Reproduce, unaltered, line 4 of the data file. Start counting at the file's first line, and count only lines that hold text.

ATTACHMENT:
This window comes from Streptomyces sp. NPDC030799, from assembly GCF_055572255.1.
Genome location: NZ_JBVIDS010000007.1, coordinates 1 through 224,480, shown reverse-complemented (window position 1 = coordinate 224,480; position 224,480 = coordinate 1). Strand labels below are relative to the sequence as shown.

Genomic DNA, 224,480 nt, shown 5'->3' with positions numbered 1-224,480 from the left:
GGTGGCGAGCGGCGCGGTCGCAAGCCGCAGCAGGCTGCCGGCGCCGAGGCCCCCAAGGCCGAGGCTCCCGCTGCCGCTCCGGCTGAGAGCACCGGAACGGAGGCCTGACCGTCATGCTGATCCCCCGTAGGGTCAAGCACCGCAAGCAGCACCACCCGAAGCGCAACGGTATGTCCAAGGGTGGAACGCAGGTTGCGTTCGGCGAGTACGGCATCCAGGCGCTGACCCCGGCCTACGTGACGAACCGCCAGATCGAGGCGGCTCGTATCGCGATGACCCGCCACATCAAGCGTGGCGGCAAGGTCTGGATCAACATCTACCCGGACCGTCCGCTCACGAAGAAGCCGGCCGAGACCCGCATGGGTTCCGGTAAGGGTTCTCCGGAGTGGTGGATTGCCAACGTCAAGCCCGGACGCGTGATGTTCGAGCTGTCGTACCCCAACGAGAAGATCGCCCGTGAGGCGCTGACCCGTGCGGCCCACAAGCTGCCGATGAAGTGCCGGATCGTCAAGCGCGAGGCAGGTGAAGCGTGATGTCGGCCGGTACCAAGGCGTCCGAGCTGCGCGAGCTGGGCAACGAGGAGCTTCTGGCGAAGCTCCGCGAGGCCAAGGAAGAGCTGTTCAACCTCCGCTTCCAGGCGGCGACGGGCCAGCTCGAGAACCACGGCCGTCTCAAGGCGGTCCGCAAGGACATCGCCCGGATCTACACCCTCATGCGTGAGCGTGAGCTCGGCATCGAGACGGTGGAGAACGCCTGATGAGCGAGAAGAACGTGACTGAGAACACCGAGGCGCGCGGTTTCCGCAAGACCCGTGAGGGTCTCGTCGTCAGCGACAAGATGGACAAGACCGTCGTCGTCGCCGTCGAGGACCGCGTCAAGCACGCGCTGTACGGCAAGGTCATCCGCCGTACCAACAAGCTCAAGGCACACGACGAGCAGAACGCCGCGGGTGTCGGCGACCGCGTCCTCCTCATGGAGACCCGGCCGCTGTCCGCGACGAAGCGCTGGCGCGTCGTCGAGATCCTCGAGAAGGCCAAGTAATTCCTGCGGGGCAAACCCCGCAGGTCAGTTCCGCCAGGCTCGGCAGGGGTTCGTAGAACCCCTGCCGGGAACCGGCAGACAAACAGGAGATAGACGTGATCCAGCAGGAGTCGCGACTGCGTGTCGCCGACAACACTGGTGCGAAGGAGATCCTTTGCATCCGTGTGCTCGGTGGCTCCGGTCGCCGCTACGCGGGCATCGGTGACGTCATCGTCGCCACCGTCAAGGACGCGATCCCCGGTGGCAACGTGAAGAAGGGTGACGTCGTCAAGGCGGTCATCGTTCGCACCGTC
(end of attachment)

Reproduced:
GGTGGCGAGCGGCGCGGTCGCAAGCCGCAGCAGGCTGCCGGCGCCGAGGCCCCCAAGGCCGAGGCTCCCGCTGCCGCTCCGGCTGAGAGCACCGGAACGGAGGCCTGACCGTCATGCTGATCCCCCGTAGGGTCAAGCACCGCAAGCAGCACCACCCGAAGCGCAACGGTATGTCCAAGGGTGGAACGCAGGTTGCGTTCGGCGAGTACGGCATCCAGGCGCTGACCCCGGCCTACGTGACGAACCGCCAGATCGAGGCGGCTCGTATCGCGATGACCCGCCACATCAAGCGTGGCGGCAAGGTCTGGATCAACATCTACCCGGACCGTCCGCTCACGAAGAAGCCGGCCGAGACCCGCATGGGTTCCGGTAAGGGTTCTCCGGAGTGGTGGATTGCCAACGTCAAGCCCGGACGCGTGATGTTCGAGCTGTCGTACCCCAACGAGAAGATCGCCCGTGAGGCGCTGACCCGTGCGGCCCACAAGCTGCCGATGAAGTGCCGGATCGTCAAGCGCGAGGCAGGTGAAGCGTGATGTCGGCCGGTACCAAGGCGTCCGAGCTGCGCGAGCTGGGCAACGAGGAGCTTCTGGCGAAGCTCCGCGAGGCCAAGGAAGAGCTGTTCAACCTCCGCTTCCAGGCGGCGACGGGCCAGCTCGAGAACCACGGCCGTCTCAAGGCGGTCCGCAAGGACATCGCCCGGATCTACACCCTCATGCGTGAGCGTGAGCTCGGCATCGAGACGGTGGAGAACGCCTGATGAGCGAGAAGAACGTGACTGAGAACACCGAGGCGCGCGGTTTCCGCAAGACCCGTGAGGGTCTCGTCGTCAGCGACAAGATGGACAAGACCGTCGTCGTCGCCGTCGAGGACCGCGTCAAGCACGCGCTGTACGGCAAGGTCATCCGCCGTACCAACAAGCTCAAGGCACACGACGAGCAGAACGCCGCGGGTGTCGGCGACCGCGTCCTCCTCATGGAGACCCGGCCGCTGTCCGCGACGAAGCGCTGGCGCGTCGTCGAGATCCTCGAGAAGGCCAAGTAATTCCTGCGGGGCAAACCCCGCAGGTCAGTTCCGCCAGGCTCGGCAGGGGTTCGTAGAACCCCTGCCGGGAACCGGCAGACAAACAGGAGATAGACGTGATCCAGCAGGAGTCGCGACTGCGTGTCGCCGACAACACTGGTGCGAAGGAGATCCTTTGCATCCGTGTGCTCGGTGGCTCCGGTCGCCGCTACGCGGGCATCGGTGACGTCATCGTCGCCACCGTCAAGGACGCGATCCCCGGTGGCAACGTGAAGAAGGGTGACGTCGTCAAGGCGGTCATCGTTCGCACCGTC